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In her column, "A Critique of Crimson Critics," (Nov. 7) Reader Representative Noelle Eckley has only partially represented her readers. Further attention to the issue of student reviews of student productions can benefit both the theater community and its audiences, The Crimson and its readers.
Nobody likes a bad review, but publications cannot be expected to spew out nothing but praise for all theatrical endeavors. Speaking for myself, and judging by the comments of my peers, the main complaints against The Crimson are not the negativism of some reviews, but the unfortunate tendency of The Crimson to publish incomplete and incorrect information, and to write reviews as if by formula.
Though letters posted on harvard.rec.theater expressed reservation about Susannah R. Mandel's '98 harsh personal criticism in her review of the HRDC production of Macbeth, a number of the postings heaped praise on the head of Mandel for an unusually insightful and informed review.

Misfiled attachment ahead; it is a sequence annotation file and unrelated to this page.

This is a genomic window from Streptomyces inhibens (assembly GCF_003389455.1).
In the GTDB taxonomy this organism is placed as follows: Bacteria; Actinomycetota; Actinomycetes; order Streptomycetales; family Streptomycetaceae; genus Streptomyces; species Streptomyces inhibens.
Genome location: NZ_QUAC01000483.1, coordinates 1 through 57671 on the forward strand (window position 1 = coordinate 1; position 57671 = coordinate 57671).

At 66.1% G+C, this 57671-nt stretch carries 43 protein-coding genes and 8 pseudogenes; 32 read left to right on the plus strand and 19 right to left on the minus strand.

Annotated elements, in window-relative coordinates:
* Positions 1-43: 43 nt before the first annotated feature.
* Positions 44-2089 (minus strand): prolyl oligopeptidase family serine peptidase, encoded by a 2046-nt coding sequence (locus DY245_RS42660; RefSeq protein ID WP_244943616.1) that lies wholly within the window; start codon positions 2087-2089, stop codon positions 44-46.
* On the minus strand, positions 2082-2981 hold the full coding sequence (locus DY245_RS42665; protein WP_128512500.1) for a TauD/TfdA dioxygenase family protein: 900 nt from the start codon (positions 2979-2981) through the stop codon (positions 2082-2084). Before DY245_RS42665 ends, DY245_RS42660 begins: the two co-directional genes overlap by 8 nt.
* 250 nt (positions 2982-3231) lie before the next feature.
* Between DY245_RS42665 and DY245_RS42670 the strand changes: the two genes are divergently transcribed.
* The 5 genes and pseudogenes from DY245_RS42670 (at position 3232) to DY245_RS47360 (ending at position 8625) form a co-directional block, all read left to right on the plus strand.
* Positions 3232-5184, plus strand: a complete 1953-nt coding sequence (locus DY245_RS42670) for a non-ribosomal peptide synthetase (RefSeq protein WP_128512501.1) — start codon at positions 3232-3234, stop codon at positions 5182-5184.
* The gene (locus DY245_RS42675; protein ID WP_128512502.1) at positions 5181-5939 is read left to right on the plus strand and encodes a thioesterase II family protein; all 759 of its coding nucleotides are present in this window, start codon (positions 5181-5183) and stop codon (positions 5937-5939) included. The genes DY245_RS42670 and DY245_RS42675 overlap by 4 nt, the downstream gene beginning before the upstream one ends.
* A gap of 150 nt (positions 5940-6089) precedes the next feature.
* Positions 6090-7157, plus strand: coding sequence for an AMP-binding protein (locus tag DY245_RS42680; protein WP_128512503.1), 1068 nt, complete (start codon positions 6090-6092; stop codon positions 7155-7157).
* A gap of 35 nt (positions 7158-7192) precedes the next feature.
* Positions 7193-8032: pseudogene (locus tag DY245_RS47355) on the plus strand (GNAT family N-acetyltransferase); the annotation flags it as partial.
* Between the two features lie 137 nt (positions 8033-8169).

The very same readers who chided Mandel for being overly critical of a single actor in the show also wrote such comments as: "among the best reviews I have ever read," "I'm glad someone had the balls to print a pan of a show," "dead on" and "I loved the review." There is a big difference between good reviews and well-written reviews. Mandle's review was very bad, but it was very well-written.
It takes a certain amount of talent to write a good theater review, and just as not all shows on campus can be successful, not all reviews can be well-written. But I am pleased that The Crimson appears to be making an effort to improve the general level of review writing.
This said, what I find most disappointing about The Crimson's new arts section is that coverage of the arts at Harvard still consists almost exclusively of reviews. There are so many other ways in which arts can and are covered in newspapers other than The Crimson. Gili Bar-Hillel, visiting student from Tel-Aviv University
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